Gold's Primary Upward Trend Remains Intact


"[Gold's] medium indicators are turning positive. . ."

The euro was under much pressure last week as Greece concerns resurfaced. Eurostat revised the Greek deficit to 13.6 of GDP last year, up from 12.9% and nearly double the figure of 2008. Hours later, Moody's cut Greece's sovereign debt rating from A2 to A3, just four grades above junk, warning that the country would likely pay a high cost to stabilize its debt and could face a new downgrade. The euro tumbled to 1.3261 dollars, its lowest point in almost a year, before recovering slightly.

EU figures showed that public finances across Europe were in a dismal state after governments spent heavily to keep their economies afloat. The combined deficit for all 16 eurozone countries more than trebled in 2009 to 6.3% of GDP from 2.0% in 2008ómore than twice the level permitted under EU budget rules.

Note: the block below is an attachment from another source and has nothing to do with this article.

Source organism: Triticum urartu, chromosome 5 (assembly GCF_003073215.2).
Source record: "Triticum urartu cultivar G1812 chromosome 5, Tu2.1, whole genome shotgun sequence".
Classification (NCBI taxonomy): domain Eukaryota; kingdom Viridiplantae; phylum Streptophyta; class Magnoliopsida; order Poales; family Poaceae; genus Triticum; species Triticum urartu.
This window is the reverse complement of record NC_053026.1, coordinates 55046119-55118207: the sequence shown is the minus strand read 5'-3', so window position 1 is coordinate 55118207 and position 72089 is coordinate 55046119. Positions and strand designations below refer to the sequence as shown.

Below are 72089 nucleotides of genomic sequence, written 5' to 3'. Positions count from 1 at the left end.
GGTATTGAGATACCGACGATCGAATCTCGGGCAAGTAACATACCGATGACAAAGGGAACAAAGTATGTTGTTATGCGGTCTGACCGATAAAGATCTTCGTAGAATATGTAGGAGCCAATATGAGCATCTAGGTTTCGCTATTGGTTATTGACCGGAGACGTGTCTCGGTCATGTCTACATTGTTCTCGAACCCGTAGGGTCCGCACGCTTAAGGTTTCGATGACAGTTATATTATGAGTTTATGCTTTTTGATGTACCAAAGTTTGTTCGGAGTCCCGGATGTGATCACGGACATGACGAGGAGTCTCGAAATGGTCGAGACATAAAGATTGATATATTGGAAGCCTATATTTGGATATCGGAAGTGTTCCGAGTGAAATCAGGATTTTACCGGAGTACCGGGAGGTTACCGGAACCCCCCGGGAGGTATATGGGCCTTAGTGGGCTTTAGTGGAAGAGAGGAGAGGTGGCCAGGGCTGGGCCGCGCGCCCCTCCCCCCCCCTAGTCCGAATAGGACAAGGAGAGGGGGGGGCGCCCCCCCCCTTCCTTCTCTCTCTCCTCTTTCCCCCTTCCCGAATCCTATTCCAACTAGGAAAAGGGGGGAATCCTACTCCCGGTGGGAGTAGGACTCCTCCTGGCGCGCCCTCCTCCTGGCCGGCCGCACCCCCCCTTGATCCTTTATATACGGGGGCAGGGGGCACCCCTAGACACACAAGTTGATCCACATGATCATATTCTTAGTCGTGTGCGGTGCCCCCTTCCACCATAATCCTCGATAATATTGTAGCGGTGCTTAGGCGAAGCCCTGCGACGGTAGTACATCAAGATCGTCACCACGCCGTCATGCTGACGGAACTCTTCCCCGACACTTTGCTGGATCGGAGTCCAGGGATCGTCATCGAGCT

Ireland was the worst offender, with a deficit at 14.1%, followed by Greece, Spain on 11.1% and Portugal with 9.4%.

Wednesday, the IMF warned that the Greek crisis could spill over to other member states. "In the near term, the main risk is that, if unchecked, market concerns about sovereign liquidity and solvency in Greece could turn into a full-blown sovereign debt crisis, leading to some contagion," the IMF said.

Despite that bullion pays no income and, after storage costs, can be seen to have a negative yield, it has been one of the best asset classes of the last decade delivering much better returns than equities and financials.

Technical Analysis

Gold Continuous Contract

Even though gold remains range bound and stuck between US$1,080 and US$1,160, it ended last week on a very positive note. The primary upward trend still remains firmly intact, the medium indicators are turning positive and the close ended with a bullish engulfing pattern.

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